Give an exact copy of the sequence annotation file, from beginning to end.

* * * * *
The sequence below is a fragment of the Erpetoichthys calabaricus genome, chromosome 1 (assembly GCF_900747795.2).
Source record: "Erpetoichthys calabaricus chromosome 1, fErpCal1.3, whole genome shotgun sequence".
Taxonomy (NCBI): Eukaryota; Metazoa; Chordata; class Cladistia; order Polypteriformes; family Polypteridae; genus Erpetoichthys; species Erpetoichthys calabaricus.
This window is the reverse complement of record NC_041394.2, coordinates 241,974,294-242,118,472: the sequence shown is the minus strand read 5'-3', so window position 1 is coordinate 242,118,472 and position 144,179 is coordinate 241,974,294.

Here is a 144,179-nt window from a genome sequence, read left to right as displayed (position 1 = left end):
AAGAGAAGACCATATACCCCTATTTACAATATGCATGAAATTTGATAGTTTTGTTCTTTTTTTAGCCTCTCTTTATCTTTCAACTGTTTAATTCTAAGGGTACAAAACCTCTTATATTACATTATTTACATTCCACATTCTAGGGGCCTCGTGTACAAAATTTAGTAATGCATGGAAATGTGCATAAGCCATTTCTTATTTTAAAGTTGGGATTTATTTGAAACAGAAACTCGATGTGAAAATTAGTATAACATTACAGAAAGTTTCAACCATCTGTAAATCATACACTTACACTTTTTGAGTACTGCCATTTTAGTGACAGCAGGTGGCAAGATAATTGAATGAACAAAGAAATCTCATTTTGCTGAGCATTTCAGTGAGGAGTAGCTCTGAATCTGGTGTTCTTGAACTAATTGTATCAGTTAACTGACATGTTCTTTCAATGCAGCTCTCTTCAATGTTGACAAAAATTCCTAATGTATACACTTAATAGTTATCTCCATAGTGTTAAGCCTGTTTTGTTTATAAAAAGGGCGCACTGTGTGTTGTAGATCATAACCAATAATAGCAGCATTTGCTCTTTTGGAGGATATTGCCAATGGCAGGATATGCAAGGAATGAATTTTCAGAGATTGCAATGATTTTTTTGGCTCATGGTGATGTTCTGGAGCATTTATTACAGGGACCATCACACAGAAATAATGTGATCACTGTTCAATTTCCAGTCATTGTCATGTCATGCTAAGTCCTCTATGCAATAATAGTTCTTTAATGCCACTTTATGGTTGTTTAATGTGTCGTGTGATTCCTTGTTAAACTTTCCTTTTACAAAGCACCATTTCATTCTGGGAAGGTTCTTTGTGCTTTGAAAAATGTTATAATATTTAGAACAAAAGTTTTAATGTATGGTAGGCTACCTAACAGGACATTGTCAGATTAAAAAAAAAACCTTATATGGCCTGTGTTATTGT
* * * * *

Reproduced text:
The sequence below is a fragment of the Erpetoichthys calabaricus genome, chromosome 1 (assembly GCF_900747795.2).
Source record: "Erpetoichthys calabaricus chromosome 1, fErpCal1.3, whole genome shotgun sequence".
Taxonomy (NCBI): Eukaryota; Metazoa; Chordata; class Cladistia; order Polypteriformes; family Polypteridae; genus Erpetoichthys; species Erpetoichthys calabaricus.
This window is the reverse complement of record NC_041394.2, coordinates 241,974,294-242,118,472: the sequence shown is the minus strand read 5'-3', so window position 1 is coordinate 242,118,472 and position 144,179 is coordinate 241,974,294.

Here is a 144,179-nt window from a genome sequence, read left to right as displayed (position 1 = left end):
AAGAGAAGACCATATACCCCTATTTACAATATGCATGAAATTTGATAGTTTTGTTCTTTTTTTAGCCTCTCTTTATCTTTCAACTGTTTAATTCTAAGGGTACAAAACCTCTTATATTACATTATTTACATTCCACATTCTAGGGGCCTCGTGTACAAAATTTAGTAATGCATGGAAATGTGCATAAGCCATTTCTTATTTTAAAGTTGGGATTTATTTGAAACAGAAACTCGATGTGAAAATTAGTATAACATTACAGAAAGTTTCAACCATCTGTAAATCATACACTTACACTTTTTGAGTACTGCCATTTTAGTGACAGCAGGTGGCAAGATAATTGAATGAACAAAGAAATCTCATTTTGCTGAGCATTTCAGTGAGGAGTAGCTCTGAATCTGGTGTTCTTGAACTAATTGTATCAGTTAACTGACATGTTCTTTCAATGCAGCTCTCTTCAATGTTGACAAAAATTCCTAATGTATACACTTAATAGTTATCTCCATAGTGTTAAGCCTGTTTTGTTTATAAAAAGGGCGCACTGTGTGTTGTAGATCATAACCAATAATAGCAGCATTTGCTCTTTTGGAGGATATTGCCAATGGCAGGATATGCAAGGAATGAATTTTCAGAGATTGCAATGATTTTTTTGGCTCATGGTGATGTTCTGGAGCATTTATTACAGGGACCATCACACAGAAATAATGTGATCACTGTTCAATTTCCAGTCATTGTCATGTCATGCTAAGTCCTCTATGCAATAATAGTTCTTTAATGCCACTTTATGGTTGTTTAATGTGTCGTGTGATTCCTTGTTAAACTTTCCTTTTACAAAGCACCATTTCATTCTGGGAAGGTTCTTTGTGCTTTGAAAAATGTTATAATATTTAGAACAAAAGTTTTAATGTATGGTAGGCTACCTAACAGGACATTGTCAGATTAAAAAAAAAACCTTATATGGCCTGTGTTATTGT